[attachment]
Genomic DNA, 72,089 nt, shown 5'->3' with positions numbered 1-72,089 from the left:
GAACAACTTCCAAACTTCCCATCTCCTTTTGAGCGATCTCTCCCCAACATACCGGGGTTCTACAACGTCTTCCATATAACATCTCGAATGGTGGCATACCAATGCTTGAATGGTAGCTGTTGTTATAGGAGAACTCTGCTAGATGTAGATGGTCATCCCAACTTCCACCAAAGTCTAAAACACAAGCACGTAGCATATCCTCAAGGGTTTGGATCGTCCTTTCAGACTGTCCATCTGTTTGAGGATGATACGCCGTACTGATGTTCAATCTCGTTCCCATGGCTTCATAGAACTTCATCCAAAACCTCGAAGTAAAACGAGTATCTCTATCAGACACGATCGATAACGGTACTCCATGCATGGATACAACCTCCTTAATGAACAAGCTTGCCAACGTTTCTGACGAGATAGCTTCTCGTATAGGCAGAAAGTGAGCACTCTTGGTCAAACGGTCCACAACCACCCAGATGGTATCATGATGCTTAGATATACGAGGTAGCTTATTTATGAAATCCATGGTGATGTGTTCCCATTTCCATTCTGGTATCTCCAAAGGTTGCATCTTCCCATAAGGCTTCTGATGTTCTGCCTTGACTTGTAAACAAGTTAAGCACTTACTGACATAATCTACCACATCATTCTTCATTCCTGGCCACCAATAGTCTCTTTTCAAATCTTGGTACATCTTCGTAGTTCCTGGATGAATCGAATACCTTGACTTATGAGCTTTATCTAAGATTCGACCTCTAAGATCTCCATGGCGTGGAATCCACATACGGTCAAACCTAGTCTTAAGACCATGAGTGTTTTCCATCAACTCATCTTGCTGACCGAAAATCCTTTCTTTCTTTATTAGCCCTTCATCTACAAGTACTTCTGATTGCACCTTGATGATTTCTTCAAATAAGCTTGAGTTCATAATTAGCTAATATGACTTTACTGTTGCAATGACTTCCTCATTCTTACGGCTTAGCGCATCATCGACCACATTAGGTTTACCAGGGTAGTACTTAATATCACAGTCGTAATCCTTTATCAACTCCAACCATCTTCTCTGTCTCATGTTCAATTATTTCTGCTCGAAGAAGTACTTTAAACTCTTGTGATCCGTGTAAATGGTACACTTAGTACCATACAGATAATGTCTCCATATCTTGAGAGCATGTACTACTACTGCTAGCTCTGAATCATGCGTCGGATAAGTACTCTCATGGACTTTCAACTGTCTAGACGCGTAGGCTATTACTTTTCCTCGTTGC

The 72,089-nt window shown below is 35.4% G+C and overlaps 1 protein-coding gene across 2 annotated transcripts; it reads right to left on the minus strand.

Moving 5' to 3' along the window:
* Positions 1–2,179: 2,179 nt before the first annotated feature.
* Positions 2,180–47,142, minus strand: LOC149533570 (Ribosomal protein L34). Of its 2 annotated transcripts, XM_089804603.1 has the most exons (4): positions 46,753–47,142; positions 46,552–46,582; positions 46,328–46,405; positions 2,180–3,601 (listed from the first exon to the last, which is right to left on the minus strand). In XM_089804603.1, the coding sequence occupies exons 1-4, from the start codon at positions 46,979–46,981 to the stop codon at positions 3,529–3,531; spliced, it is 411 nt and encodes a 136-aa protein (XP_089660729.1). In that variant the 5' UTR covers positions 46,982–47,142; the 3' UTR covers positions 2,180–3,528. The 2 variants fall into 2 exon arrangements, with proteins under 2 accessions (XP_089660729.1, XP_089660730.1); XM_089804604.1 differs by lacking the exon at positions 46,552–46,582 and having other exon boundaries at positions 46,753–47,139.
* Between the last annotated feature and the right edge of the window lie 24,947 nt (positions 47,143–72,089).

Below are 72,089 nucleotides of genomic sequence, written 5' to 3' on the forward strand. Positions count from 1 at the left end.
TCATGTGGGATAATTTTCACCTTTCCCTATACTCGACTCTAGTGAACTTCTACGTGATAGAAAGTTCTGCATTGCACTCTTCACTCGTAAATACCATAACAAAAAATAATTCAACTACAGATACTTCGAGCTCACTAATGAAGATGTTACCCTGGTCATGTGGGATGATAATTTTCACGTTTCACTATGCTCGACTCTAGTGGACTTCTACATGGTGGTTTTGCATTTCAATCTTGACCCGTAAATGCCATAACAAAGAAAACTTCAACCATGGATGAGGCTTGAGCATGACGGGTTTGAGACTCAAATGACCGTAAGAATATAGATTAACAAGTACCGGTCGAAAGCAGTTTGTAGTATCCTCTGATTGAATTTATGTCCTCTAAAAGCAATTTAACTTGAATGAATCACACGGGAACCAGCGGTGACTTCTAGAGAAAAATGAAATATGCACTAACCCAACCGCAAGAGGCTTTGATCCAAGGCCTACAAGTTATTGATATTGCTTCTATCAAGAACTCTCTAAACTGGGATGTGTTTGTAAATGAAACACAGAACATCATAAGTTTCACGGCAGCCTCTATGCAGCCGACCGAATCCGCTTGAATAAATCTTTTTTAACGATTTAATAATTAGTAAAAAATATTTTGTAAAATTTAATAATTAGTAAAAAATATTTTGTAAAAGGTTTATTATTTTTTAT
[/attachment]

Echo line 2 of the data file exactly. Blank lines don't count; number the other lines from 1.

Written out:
GAACAACTTCCAAACTTCCCATCTCCTTTTGAGCGATCTCTCCCCAACATACCGGGGTTCTACAACGTCTTCCATATAACATCTCGAATGGTGGCATACCAATGCTTGAATGGTAGCTGTTGTTATAGGAGAACTCTGCTAGATGTAGATGGTCATCCCAACTTCCACCAAAGTCTAAAACACAAGCACGTAGCATATCCTCAAGGGTTTGGATCGTCCTTTCAGACTGTCCATCTGTTTGAGGATGATACGCCGTACTGATGTTCAATCTCGTTCCCATGGCTTCATAGAACTTCATCCAAAACCTCGAAGTAAAACGAGTATCTCTATCAGACACGATCGATAACGGTACTCCATGCATGGATACAACCTCCTTAATGAACAAGCTTGCCAACGTTTCTGACGAGATAGCTTCTCGTATAGGCAGAAAGTGAGCACTCTTGGTCAAACGGTCCACAACCACCCAGATGGTATCATGATGCTTAGATATACGAGGTAGCTTATTTATGAAATCCATGGTGATGTGTTCCCATTTCCATTCTGGTATCTCCAAAGGTTGCATCTTCCCATAAGGCTTCTGATGTTCTGCCTTGACTTGTAAACAAGTTAAGCACTTACTGACATAATCTACCACATCATTCTTCATTCCTGGCCACCAATAGTCTCTTTTCAAATCTTGGTACATCTTCGTAGTTCCTGGATGAATCGAATACCTTGACTTATGAGCTTTATCTAAGATTCGACCTCTAAGATCTCCATGGCGTGGAATCCACATACGGTCAAACCTAGTCTTAAGACCATGAGTGTTTTCCATCAACTCATCTTGCTGACCGAAAATCCTTTCTTTCTTTATTAGCCCTTCATCTACAAGTACTTCTGATTGCACCTTGATGATTTCTTCAAATAAGCTTGAGTTCATAATTAGCTAATATGACTTTACTGTTGCAATGACTTCCTCATTCTTACGGCTTAGCGCATCATCGACCACATTAGGTTTACCAGGGTAGTACTTAATATCACAGTCGTAATCCTTTATCAACTCCAACCATCTTCTCTGTCTCATGTTCAATTATTTCTGCTCGAAGAAGTACTTTAAACTCTTGTGATCCGTGTAAATGGTACACTTAGTACCATACAGATAATGTCTCCATATCTTGAGAGCATGTACTACTACTGCTAGCTCTGAATCATGCGTCGGATAAGTACTCTCATGGACTTTCAACTGTCTAGACGCGTAGGCTATTACTTTTCCTCGTTGC